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Foodies Are Back: F&B Vendors Are Starting To See Better Days

Source: MalaysiaNow

For over two years, the global pandemic along with its restrictions foreshadowed gloomy days for many sectors, especially food vendors. During this period, F&B vendors were put to the test and some sadly witnessed their business crumble in light of the lockdowns and economic uncertainties. 

While certain F&B outlets turned to online platforms for sales; using Instagram as a marketing platform and setting up accounts on food delivery apps – others just couldn’t afford the time, effort, resources or manpower to keep up. 

Aside from the F&B sector, several other industries and local small and medium enterprises (SMEs) have already suffered a loss of billions since the pandemic[1].

In 2021, over 90% of SMEs projected losses between 25%-100%[2]

The affected SMEs, especially in retail and food and beverages (F&B), are just hanging on at the edge of a cliff. – Chin Chee Seong, SME Association of Malaysia national VP[2]

However, the nation has survived the pandemic and the worst (we hope) is behind us. With the boost from the tourism sector, F&B vendors are starting to see the light at the end of the tunnel. 

Food Vendors Who Earn A Daily Wage 

Although grateful that their F&B business can take off once again, food vendors, especially those who own small stalls, hawkers and night market vendors need assurance that history will not repeat itself. 

Our salary is based on our work. – A night market trader in Petaling Jaya [3]

This is the reality for F&B daily wage workers; the pasar malam food sellers and the makciks selling local delicacies. Operating these food stalls secures their bread and butter – especially for those who have families to care for. 

Source: NST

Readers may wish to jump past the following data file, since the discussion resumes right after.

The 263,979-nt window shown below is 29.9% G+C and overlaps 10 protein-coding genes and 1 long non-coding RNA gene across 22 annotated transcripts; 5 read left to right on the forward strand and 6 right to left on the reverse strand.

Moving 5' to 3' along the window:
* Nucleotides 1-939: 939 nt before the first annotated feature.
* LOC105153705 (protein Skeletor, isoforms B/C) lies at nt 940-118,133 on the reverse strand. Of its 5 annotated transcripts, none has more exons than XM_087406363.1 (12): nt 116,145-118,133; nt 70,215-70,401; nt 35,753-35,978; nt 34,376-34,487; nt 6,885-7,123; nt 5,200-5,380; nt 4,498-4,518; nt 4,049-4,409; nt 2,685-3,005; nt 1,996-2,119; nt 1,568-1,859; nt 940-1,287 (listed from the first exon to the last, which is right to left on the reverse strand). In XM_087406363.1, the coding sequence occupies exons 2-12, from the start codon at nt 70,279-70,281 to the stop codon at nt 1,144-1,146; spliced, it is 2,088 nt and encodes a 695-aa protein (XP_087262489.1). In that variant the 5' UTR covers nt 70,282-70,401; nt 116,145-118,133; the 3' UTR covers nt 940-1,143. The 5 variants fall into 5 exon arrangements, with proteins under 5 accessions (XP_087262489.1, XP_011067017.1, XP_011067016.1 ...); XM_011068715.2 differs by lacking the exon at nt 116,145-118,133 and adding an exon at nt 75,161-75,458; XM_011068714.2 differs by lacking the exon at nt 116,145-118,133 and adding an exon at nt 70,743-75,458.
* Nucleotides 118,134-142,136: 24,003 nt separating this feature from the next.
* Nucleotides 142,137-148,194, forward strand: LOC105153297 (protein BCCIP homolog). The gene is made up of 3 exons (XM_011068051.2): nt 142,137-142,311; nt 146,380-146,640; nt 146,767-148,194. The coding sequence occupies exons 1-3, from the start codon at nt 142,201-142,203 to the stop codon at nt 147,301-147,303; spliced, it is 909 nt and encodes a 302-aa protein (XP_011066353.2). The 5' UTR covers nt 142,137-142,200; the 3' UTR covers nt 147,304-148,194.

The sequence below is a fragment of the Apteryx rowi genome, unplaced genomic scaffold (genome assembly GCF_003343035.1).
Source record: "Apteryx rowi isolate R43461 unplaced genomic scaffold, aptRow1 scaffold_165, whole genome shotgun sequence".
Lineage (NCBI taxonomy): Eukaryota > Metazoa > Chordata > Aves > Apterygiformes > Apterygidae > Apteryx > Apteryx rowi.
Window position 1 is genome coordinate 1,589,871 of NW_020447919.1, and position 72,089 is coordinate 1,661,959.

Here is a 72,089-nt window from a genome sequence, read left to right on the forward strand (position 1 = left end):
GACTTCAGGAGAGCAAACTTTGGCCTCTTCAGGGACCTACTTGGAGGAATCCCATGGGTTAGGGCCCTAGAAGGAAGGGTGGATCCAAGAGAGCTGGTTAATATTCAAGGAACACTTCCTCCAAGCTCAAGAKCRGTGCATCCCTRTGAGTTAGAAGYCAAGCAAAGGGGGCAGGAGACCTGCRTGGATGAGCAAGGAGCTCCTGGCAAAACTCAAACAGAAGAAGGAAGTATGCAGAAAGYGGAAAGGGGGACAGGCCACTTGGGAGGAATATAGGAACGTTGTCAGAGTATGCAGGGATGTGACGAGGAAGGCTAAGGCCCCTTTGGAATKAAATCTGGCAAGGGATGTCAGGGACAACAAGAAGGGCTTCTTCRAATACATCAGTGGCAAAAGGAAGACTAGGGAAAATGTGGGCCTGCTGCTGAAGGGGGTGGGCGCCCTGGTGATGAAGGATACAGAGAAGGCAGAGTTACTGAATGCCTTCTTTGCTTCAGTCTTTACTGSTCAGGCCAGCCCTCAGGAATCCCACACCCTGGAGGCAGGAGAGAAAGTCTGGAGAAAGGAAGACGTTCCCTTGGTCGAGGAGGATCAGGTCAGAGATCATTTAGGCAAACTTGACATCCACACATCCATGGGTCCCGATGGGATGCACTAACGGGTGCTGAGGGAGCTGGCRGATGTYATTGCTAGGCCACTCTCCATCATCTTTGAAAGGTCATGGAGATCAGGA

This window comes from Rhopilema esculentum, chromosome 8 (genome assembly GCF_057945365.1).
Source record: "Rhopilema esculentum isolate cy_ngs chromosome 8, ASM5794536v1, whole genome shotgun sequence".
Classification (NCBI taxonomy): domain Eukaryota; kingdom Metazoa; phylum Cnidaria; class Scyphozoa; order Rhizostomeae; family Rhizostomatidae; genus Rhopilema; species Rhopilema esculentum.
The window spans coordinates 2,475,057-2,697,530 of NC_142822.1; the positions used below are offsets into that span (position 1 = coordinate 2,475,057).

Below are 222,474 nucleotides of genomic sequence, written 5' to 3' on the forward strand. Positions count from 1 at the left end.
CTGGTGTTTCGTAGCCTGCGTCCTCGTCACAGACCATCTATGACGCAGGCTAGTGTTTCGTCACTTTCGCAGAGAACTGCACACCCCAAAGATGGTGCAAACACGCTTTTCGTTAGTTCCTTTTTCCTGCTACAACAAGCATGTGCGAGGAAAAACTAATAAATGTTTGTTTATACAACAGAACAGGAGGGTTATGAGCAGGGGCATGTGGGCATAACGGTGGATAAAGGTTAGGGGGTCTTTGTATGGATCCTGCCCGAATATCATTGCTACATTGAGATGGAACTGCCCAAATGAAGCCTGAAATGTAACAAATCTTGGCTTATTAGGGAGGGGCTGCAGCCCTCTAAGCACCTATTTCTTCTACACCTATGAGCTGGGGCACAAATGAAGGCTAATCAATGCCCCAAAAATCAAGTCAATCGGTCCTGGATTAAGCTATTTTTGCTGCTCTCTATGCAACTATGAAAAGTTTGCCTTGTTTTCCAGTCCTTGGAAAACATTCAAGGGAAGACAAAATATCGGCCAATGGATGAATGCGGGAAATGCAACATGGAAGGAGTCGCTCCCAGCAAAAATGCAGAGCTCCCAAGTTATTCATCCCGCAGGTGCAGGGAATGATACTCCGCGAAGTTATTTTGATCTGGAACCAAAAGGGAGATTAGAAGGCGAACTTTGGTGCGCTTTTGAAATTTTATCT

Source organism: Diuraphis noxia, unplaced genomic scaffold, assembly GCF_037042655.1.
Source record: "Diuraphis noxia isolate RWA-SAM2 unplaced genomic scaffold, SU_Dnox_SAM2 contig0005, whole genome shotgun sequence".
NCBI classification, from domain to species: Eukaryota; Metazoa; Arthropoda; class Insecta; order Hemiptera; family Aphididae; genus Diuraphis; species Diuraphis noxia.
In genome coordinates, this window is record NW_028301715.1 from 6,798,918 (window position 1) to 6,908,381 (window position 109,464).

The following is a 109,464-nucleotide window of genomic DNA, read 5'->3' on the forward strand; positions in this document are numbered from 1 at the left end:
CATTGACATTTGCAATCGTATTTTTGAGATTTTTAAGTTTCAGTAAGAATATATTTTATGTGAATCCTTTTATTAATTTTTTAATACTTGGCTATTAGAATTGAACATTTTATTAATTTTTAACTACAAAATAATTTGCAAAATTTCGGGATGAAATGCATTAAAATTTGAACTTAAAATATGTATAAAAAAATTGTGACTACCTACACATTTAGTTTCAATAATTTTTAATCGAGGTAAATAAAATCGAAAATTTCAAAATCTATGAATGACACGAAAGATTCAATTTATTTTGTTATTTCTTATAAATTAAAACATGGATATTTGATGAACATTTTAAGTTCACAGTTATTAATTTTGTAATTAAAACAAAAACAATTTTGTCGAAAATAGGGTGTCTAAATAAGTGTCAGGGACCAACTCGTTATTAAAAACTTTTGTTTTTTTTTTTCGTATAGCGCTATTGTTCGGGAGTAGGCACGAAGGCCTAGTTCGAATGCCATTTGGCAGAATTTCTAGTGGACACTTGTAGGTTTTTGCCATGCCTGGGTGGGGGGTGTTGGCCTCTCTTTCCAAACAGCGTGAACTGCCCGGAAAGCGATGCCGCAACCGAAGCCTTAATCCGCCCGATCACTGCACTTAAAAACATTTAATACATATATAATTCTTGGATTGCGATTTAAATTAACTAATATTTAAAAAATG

We work today and get our salary today. We get our salary today and hence, we eat today. – Night market trader in Petaling Jaya[3]

However, recovering from a loss of two years isn’t a guarantee of immediate success. 

Running a business is fraught with challenges and obstacles and this is understandable, but having to close for months on end is unprecedented. After the first MCO, I took a hit financially, and even though I was able to reopen, there just wasn’t enough to recover. Madam Yee, a hairstylist from Petaling Jaya[4]

58-year-old pancake seller Lee Seok Luan is hopeful that sales are resuming, but she recalls grim times during the MCO. 

I just stayed at home and waited, hoping that the situation would improve quickly. I lost about RM2,000 in income during the closure. – Lee Seok Luan[5]

Supporting Our Local F&B Vendors 

Source: Trip101

With renewed hope,  all local food outlets and stalls have resumed operations. But profits in the early stages will go toward recovering from the pandemic’s impact. 

Despite the hurdles, these vendors operate bright and early in hopes of reigning in profit. 

But staying open isn’t enough. They need our support – especially for hidden stalls that aren’t in the limelight. 

So the next time you’re famished, head out and explore the plethora of food stalls on the sidewalks, at night markets and at hawker centres! Our unending support goes a long way. 

Explore Our Sources 

  1. NST. (2020). PM: Malaysia has suffered RM63 billion losses due to MCO. Link.
  2. The Malaysian Reserve. (2021). 50,000 SMEs face closure under MCO 3.0. Link.
  3. Malaysia Now. (2021). ‘Pasar malam’ back with very few customers but better than nothing, say traders. Link.
  4. NST. (2021). MCO 2.0: Hawkers glad to continue business. Link.
  5. The Star. (2022). Hawkers want to put zero-business days behind them. Link.

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